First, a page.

GOP senators issue second demand for NIH materials on gain-of-function research

Letter slams NIH chief Francis Collins for "unacceptable" earlier response.
Rand Paul

Insisting they have been wrongly shunned, Congressional Republicans are renewing their demands for information on the National Institutes of Health's funding of and participation in gain-of-function research in the years leading up to the COVID crisis. 

In the letter, dated Thursday and addressed to NIH Director Francis Collins, seven Republican senators—including Ron Johnson and Rand Paul—as well as Rep. Mike Gallagher, criticize the director for his "unacceptable" response to an earlier, similar letter. 

The earlier letter "included 17 requests for documents and information on the 2014 gain of function moratorium," the politicians write. But "rather than provide detailed responses to each request, NIH only offered a summary about the gain of function research moratorium and its review process for such research."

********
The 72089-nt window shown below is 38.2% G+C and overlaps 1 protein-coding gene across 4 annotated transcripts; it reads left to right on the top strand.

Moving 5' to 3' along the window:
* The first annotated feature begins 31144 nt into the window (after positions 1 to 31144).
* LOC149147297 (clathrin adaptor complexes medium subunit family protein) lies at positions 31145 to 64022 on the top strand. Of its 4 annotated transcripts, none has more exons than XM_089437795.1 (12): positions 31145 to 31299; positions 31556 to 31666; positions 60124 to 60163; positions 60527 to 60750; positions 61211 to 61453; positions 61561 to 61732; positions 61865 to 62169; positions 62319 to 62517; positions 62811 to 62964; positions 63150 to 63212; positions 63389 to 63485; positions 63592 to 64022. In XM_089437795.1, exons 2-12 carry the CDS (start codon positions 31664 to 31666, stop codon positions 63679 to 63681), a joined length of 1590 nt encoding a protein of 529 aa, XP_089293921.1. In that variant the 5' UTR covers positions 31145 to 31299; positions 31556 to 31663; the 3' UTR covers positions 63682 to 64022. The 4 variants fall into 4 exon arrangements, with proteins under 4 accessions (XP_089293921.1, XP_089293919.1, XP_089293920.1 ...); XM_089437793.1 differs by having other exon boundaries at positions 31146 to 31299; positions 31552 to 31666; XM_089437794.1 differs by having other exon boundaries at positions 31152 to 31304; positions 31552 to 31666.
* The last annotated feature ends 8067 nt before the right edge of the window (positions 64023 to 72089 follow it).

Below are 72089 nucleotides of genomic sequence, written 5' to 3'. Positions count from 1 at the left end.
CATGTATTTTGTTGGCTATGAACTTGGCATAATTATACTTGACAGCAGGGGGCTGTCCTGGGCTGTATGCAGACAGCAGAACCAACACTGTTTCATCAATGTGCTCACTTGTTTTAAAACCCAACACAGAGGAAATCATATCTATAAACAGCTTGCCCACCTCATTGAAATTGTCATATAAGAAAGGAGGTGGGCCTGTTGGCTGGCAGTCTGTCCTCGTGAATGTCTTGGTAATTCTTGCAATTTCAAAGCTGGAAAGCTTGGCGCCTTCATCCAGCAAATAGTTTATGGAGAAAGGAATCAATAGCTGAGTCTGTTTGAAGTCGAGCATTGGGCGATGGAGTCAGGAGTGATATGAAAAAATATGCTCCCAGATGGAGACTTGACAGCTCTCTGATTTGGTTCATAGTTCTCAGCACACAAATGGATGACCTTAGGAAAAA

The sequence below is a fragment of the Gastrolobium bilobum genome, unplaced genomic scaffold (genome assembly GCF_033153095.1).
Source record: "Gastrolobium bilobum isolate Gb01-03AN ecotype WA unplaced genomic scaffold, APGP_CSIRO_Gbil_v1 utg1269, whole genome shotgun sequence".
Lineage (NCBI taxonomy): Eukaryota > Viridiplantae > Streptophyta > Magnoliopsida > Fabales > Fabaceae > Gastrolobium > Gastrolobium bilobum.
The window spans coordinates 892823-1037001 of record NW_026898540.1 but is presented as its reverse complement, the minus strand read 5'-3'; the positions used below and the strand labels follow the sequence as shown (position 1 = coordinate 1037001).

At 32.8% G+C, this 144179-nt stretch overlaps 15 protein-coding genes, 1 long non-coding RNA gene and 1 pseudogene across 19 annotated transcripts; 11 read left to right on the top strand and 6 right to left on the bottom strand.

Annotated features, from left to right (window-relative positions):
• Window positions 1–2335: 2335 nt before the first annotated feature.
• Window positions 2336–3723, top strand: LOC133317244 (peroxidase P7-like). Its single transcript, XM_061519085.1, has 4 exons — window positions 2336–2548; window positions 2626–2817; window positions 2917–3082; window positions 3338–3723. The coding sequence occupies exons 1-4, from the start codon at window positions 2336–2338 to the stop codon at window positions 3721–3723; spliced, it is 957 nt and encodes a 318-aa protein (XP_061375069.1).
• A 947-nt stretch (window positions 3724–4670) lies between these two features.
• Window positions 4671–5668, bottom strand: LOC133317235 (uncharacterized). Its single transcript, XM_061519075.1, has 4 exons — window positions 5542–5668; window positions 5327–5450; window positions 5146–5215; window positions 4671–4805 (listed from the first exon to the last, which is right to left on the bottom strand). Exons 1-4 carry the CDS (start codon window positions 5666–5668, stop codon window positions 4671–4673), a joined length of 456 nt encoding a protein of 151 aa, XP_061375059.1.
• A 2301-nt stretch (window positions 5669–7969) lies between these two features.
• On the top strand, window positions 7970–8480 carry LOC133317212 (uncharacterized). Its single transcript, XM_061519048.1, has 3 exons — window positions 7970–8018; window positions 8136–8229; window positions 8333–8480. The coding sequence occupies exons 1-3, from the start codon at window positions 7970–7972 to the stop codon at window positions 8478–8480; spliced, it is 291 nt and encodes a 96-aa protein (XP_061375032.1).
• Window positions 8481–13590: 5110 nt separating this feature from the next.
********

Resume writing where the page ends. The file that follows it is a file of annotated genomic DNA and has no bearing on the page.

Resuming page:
"NIH’s lack of response to the May 20 letter shows a complete disregard for congressional oversight and transparency," the letter continues. "Congress and the American people have a right to know the complete truth about NIH’s role in funding potentially risky gain of function research."

The letter makes several additional requests for information and documentation from the NIH in addition to restating the earlier requests. 

Gain-of-function research involves experiments in which scientists increase the transmissibility and/or pathogenicity of a virus in order to study its potential for infecting human hosts. 

In the years prior to the COVID-19 pandemic, federal funding flowed to a high-level coronavirus lab in Wuhan, China, that was performing experiments on coronaviruses that some critics have classified as gain-of-function. The Wuhan lab sits just several miles from the first known outbreak of COVID-19.